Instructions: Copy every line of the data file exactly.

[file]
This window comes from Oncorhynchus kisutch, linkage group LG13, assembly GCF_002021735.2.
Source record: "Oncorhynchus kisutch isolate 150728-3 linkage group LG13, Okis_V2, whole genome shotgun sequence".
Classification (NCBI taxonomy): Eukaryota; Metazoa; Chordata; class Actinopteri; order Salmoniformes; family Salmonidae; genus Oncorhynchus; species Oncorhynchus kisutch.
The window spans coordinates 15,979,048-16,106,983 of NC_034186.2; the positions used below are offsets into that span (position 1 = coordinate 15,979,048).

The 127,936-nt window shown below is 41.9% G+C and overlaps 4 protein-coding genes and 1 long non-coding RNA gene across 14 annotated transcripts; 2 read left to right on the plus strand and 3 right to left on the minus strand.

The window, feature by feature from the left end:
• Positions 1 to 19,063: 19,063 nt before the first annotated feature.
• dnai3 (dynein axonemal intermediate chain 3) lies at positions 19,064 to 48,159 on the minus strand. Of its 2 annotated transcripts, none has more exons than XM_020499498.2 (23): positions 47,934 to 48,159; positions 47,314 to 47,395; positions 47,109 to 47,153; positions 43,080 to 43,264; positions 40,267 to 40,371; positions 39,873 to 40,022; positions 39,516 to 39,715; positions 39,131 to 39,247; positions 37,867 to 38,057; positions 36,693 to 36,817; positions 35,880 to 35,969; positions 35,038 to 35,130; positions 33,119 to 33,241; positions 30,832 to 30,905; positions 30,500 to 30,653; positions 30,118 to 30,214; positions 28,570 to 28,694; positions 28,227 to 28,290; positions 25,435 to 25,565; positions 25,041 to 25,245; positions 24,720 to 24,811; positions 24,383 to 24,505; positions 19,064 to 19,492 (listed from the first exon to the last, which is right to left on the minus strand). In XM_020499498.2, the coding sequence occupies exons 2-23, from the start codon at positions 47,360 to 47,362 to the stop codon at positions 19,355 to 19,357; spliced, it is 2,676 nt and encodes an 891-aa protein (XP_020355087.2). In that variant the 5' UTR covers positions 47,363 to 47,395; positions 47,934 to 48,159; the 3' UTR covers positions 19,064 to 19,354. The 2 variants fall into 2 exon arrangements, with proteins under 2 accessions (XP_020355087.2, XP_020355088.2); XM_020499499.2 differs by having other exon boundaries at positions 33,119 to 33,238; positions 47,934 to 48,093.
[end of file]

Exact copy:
This window comes from Oncorhynchus kisutch, linkage group LG13, assembly GCF_002021735.2.
Source record: "Oncorhynchus kisutch isolate 150728-3 linkage group LG13, Okis_V2, whole genome shotgun sequence".
Classification (NCBI taxonomy): Eukaryota; Metazoa; Chordata; class Actinopteri; order Salmoniformes; family Salmonidae; genus Oncorhynchus; species Oncorhynchus kisutch.
The window spans coordinates 15,979,048-16,106,983 of NC_034186.2; the positions used below are offsets into that span (position 1 = coordinate 15,979,048).

The 127,936-nt window shown below is 41.9% G+C and overlaps 4 protein-coding genes and 1 long non-coding RNA gene across 14 annotated transcripts; 2 read left to right on the plus strand and 3 right to left on the minus strand.

The window, feature by feature from the left end:
• Positions 1 to 19,063: 19,063 nt before the first annotated feature.
• dnai3 (dynein axonemal intermediate chain 3) lies at positions 19,064 to 48,159 on the minus strand. Of its 2 annotated transcripts, none has more exons than XM_020499498.2 (23): positions 47,934 to 48,159; positions 47,314 to 47,395; positions 47,109 to 47,153; positions 43,080 to 43,264; positions 40,267 to 40,371; positions 39,873 to 40,022; positions 39,516 to 39,715; positions 39,131 to 39,247; positions 37,867 to 38,057; positions 36,693 to 36,817; positions 35,880 to 35,969; positions 35,038 to 35,130; positions 33,119 to 33,241; positions 30,832 to 30,905; positions 30,500 to 30,653; positions 30,118 to 30,214; positions 28,570 to 28,694; positions 28,227 to 28,290; positions 25,435 to 25,565; positions 25,041 to 25,245; positions 24,720 to 24,811; positions 24,383 to 24,505; positions 19,064 to 19,492 (listed from the first exon to the last, which is right to left on the minus strand). In XM_020499498.2, the coding sequence occupies exons 2-23, from the start codon at positions 47,360 to 47,362 to the stop codon at positions 19,355 to 19,357; spliced, it is 2,676 nt and encodes an 891-aa protein (XP_020355087.2). In that variant the 5' UTR covers positions 47,363 to 47,395; positions 47,934 to 48,159; the 3' UTR covers positions 19,064 to 19,354. The 2 variants fall into 2 exon arrangements, with proteins under 2 accessions (XP_020355087.2, XP_020355088.2); XM_020499499.2 differs by having other exon boundaries at positions 33,119 to 33,238; positions 47,934 to 48,093.